On June 19, Pakistani Prime Minister Imran Khan ascribed a quote to Lebanese-American writer and poet, Kahlil Gibran – “I slept and dreamed that life was joy. I woke and I saw that life is all service. I served and I saw that service was joy.”

Khan’s tweet drew over 19,000 likes and more than 4,700 retweets at the time of writing.

Subsequently, mainstream media outlets carried reports claiming that Khan made a faux-pas as the quote was not Gibran’s but Indian poet Rabindranath Tagore’s. India Today, DNA, ABP News, Mid-day, Economic Times, News18, NDTV, ANI, Zee News, Times Now, Hindustan Times and Republic were some of the news organisations that called-out Khan.

Several Pakistani media outlets – Pakistan Today, Express Tribune, The News also carried similar reports.

Tagore, Gibran…or neither?

Alt News discovered that several websites had attributed the quote to both Gibran (1883 – 1931) and Tagore (1861 – 1941). However, none of these were either credible literary sources nor did they provide details such as the date of publication or where the lines first appeared.

Ellen Sturgis Hooper (1812 – 1848)

Another name that often comes up during a Google search of the quote is Ellen Sturgis Hooper, a 19th century American Transcendentalist. But the difference between the attributions to her and the ones made to Tagore and Gibran are specific details like the year of publication and the source of the verse.

The lines were a part of a poem by Hooper which was published in the 19th-20th-century American Transcendentalist magazine The Dial, according to several literary sources,

Hooper was born in 1812 and died in 1848, before the birth of both Tagore (1861) and Gibran (1883).

Here’s how her poem goes:

“I slept, and dreamed that life was Beauty;
I woke, and found that life was Duty.
Was thy dream then a shadowy lie?
Toil on, sad heart, courageously,
And thou shalt find thy dream to be
A noonday light and truth to thee.”

In an 1885 journal article, a historical and biographical introduction to The Dial, author George Willis Cooke wrote that Hooper’s poem was published in the first volume (1840) of The Dial. It was later translated into Italian and attributed to the German philosopher Immanuel Kant.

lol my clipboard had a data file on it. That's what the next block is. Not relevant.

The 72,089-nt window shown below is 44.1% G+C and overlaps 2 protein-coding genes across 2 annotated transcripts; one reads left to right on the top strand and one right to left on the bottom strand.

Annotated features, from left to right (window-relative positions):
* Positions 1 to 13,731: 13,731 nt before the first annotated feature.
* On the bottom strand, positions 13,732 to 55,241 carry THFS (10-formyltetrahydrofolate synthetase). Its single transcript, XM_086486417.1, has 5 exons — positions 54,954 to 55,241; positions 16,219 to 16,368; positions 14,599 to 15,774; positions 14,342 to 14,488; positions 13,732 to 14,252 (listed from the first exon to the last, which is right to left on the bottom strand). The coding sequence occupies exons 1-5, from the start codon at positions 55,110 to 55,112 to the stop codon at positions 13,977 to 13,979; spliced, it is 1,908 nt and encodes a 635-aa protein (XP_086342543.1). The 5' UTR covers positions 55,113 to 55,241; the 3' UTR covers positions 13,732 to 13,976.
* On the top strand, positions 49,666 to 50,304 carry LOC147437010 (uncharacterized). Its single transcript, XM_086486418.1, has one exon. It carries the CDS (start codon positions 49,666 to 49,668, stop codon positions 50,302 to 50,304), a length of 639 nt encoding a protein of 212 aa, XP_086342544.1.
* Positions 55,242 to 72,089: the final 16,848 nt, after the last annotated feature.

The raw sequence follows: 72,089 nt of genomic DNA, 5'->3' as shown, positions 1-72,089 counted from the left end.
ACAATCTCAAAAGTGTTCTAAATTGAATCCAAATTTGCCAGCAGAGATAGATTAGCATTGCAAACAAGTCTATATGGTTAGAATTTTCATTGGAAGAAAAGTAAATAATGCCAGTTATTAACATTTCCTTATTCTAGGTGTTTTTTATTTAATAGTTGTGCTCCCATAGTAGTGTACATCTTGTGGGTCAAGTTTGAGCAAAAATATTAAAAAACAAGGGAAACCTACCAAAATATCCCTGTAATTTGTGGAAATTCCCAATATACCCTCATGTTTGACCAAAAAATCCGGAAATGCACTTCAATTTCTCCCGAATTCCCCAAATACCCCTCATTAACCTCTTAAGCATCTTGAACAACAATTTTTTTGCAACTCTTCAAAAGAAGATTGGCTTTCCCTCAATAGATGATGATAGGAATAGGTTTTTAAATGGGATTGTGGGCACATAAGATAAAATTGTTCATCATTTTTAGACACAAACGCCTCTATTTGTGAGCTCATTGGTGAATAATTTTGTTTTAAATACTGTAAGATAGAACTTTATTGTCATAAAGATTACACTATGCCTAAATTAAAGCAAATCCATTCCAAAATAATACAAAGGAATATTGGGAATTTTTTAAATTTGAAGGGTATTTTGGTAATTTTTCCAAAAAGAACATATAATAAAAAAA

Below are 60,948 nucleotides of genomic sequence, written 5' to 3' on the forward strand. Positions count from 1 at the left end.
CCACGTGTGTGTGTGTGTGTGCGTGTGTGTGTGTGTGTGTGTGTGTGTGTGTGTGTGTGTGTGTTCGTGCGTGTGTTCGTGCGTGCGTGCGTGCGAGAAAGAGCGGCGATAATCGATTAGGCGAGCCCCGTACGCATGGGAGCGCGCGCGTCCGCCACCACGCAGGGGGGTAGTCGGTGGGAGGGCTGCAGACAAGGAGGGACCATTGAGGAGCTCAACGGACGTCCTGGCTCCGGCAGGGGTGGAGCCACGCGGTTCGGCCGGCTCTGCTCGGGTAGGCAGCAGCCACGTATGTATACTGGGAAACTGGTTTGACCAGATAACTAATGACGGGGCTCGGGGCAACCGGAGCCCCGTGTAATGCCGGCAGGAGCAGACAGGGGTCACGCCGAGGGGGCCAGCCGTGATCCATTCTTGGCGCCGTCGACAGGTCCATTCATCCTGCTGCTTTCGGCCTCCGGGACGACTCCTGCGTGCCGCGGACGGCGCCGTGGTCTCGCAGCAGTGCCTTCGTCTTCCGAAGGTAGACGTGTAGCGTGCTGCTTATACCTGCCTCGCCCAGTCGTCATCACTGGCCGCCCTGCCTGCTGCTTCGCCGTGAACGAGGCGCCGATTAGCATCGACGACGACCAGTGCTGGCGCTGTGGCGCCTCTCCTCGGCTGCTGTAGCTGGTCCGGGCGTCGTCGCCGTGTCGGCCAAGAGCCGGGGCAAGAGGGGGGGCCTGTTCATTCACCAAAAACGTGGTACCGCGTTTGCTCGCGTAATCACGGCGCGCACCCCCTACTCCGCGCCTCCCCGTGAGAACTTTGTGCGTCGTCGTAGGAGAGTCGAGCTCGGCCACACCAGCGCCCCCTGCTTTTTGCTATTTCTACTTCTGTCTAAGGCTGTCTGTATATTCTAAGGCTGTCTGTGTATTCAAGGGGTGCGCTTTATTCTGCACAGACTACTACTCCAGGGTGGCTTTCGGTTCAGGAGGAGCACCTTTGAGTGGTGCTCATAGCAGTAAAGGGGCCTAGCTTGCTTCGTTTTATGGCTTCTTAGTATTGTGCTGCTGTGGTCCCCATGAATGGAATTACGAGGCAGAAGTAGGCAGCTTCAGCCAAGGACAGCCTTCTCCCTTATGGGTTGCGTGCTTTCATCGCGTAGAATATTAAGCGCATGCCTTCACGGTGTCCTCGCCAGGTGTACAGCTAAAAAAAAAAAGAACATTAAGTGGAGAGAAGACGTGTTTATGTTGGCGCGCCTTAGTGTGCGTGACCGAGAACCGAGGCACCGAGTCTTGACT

The poem was published in The Dial sans Hooper’s name. This could be why it was misattributed to Kant.

Per multiple sources, Hooper had contributed 11 anonymous poems to The Dial.

The journey of an anonymous poem

A poem that was written by American poet Ellen Sturgis Hooper, published anonymously in a magazine in 1840, was misattributed to German philosopher Immanuel Kant. Through the years, different versions of the same poem were ascribed to Lebanese-American writer Kahlil Gibran and Indian poet Rabindranath Tagore. Incidentally, similar verses have also been pushed in the name of Mother Teresa.

Same quote, multiple variations attributed to Tagore

Several versions of the quote tweeted by Imran Khan have been ascribed to Tagore. As the lines moved through time, their form kept changing while the essence remained intact.

A psychology book Being Alive: Human Structure and Functions, published in 1942, carries a version of the quote with just the first two lines. This was the earliest reference published in Tagore’s name that we were able to locate on Google books.

In a 1986 publication for UCSF volunteers, we found that the words were altered even further. The quote was attributed to the Bengali poet, but instead of “life was joy”, it said, “life was happiness”. Instead of “I served and I saw that service was joy”, it said, “I served and I found that in service happiness is found.”

There are several such examples where the form of the poem was altered. The quote does not have proper attributions to Tagore, and even Wikipedia lists it under ‘disputed’. While Imran Khan got the attribution wrong, both Indian and Pakistani media rushed to call him out without any literary backing.

About the Author

Pooja Chaudhuri is a senior editor at Alt News.